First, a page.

The Museum of Resita is a young institution in the constellation of Banat’s museums, which appeared after the middle of the last century. It saw daylight at the initiative of the social civil society in the industrial town of Resita, on the Barzava River. In 1957, the „Committee for the museum’s foundation” appeared within the Machine Plant, a trust which united the metallurgical and the machine-building units. The donations of private collections represented the basis of the new museum construction in Resita, which was inaugurated in winter 1959. The Museum of Resita was recognised as such by the act of March 1962 of the Romania’s Ministry of Education and Culture. The first director of Resita’s Museum was Professor Octavian Raut, who was also the initiator of the first archaeological diggings on the Barzava valley at the Roman camp of Berzovia, and the Roman farm of Ramna.
In 1968, after the administrative reorganisation of Romania in counties, the museum of Resita has become the History Museum of Caras-Severin County. Thus, an institution was founded, which developed the research and conservation activity of the cultural heritage, for a geographical and administrative space of 9,000 km2. The scientific and museum activity was supported with very good performances by a group of young historians and archaeologists from 1976 and consolidated in the following years.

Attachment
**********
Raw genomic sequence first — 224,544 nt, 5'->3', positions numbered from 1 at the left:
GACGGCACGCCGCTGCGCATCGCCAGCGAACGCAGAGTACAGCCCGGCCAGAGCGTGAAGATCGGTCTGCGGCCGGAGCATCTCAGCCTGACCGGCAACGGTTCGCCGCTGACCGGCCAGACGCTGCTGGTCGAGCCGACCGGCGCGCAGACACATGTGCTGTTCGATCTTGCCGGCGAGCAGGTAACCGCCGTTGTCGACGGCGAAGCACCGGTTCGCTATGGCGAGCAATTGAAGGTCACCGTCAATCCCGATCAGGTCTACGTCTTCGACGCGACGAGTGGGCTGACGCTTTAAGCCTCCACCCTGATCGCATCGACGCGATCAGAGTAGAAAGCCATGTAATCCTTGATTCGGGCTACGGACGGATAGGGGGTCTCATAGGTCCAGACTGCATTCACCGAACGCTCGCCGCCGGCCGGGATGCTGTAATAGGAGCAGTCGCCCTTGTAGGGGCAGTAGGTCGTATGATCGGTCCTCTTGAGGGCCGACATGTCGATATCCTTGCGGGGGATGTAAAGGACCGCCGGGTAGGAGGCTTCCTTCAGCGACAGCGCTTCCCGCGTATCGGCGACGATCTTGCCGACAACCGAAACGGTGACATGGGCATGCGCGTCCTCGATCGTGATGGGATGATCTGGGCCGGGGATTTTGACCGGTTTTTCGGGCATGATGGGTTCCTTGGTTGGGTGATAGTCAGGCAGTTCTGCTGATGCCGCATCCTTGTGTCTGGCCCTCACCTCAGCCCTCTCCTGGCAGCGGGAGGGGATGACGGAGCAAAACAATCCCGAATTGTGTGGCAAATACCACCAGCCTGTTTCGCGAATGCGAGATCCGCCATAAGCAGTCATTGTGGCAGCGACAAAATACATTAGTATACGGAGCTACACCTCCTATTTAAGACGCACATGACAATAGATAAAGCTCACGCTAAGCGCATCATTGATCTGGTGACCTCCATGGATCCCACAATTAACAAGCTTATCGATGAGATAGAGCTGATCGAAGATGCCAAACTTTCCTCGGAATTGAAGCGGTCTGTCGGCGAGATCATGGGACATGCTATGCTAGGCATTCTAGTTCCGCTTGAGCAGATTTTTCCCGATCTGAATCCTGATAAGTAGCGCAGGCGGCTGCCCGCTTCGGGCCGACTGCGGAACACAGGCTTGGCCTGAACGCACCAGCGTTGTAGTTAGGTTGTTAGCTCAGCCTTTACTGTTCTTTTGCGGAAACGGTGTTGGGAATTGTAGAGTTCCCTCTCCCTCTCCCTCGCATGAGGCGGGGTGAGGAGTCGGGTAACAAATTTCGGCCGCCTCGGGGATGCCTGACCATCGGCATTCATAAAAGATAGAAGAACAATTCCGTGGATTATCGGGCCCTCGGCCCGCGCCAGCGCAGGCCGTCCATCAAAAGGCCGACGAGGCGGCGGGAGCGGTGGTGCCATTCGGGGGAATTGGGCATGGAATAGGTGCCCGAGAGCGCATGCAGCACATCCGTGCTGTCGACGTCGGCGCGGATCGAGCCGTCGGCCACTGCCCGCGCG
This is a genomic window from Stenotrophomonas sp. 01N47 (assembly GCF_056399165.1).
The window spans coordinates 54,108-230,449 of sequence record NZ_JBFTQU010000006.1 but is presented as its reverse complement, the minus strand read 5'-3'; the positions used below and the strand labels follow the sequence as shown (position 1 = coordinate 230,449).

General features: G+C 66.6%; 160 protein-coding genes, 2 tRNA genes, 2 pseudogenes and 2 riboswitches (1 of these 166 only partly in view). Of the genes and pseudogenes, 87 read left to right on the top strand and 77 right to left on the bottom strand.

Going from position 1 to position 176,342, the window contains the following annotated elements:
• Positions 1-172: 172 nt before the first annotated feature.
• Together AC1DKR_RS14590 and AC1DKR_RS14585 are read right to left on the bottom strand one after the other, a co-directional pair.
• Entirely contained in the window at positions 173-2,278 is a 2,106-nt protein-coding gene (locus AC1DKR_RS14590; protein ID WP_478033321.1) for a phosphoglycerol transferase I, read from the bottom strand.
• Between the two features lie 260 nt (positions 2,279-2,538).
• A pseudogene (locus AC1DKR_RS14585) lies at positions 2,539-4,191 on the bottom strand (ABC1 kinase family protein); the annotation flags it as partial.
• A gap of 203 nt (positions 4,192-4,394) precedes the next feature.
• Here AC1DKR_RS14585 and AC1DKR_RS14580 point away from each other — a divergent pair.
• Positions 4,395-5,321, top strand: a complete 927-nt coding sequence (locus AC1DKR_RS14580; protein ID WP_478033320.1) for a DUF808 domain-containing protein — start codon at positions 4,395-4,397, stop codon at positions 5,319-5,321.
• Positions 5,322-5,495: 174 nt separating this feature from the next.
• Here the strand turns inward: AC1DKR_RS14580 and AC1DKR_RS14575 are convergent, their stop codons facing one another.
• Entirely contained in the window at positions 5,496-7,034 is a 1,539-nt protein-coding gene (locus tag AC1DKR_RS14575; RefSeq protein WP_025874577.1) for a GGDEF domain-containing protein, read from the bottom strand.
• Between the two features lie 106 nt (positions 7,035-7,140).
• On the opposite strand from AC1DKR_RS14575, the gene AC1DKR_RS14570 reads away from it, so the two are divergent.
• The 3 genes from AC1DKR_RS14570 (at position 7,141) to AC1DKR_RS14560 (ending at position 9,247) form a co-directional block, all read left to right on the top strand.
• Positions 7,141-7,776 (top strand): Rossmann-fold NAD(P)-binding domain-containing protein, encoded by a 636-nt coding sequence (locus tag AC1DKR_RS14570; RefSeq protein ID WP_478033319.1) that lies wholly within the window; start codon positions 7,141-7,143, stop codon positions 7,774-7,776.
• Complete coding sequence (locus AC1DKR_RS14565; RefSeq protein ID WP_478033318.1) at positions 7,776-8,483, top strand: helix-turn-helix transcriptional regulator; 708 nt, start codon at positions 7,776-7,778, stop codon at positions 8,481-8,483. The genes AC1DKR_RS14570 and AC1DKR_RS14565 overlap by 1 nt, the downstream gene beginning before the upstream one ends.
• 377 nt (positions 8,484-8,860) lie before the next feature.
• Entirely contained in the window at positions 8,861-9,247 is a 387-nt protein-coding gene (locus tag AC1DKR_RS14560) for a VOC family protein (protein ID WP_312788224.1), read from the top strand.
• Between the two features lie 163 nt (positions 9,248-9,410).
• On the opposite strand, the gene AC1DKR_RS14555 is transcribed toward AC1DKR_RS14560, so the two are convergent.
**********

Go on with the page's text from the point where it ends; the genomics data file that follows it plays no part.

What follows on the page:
Since 1997, the standard denomination of the museum in Resita was changed, it becomes the Museum of the Mountainous Banat with the approval of the local and government authorities. The development in force of the city during the Communist period has unfortunately marked the destiny of the museum as well, which was forced to move its headquarters and heritage in many locations, from 1976 until 1987, when the present construction of the Museum was partly finished. The permanent exhibition organised on the basis of its own collections was re-opened in 2000, the Museum of Resita, thus, exerting its vital functions. In the post-Communist period, the museum was integrated in the cultural current of this European and Danubian space by researches, exhibitions, international scientific conferences and European programs.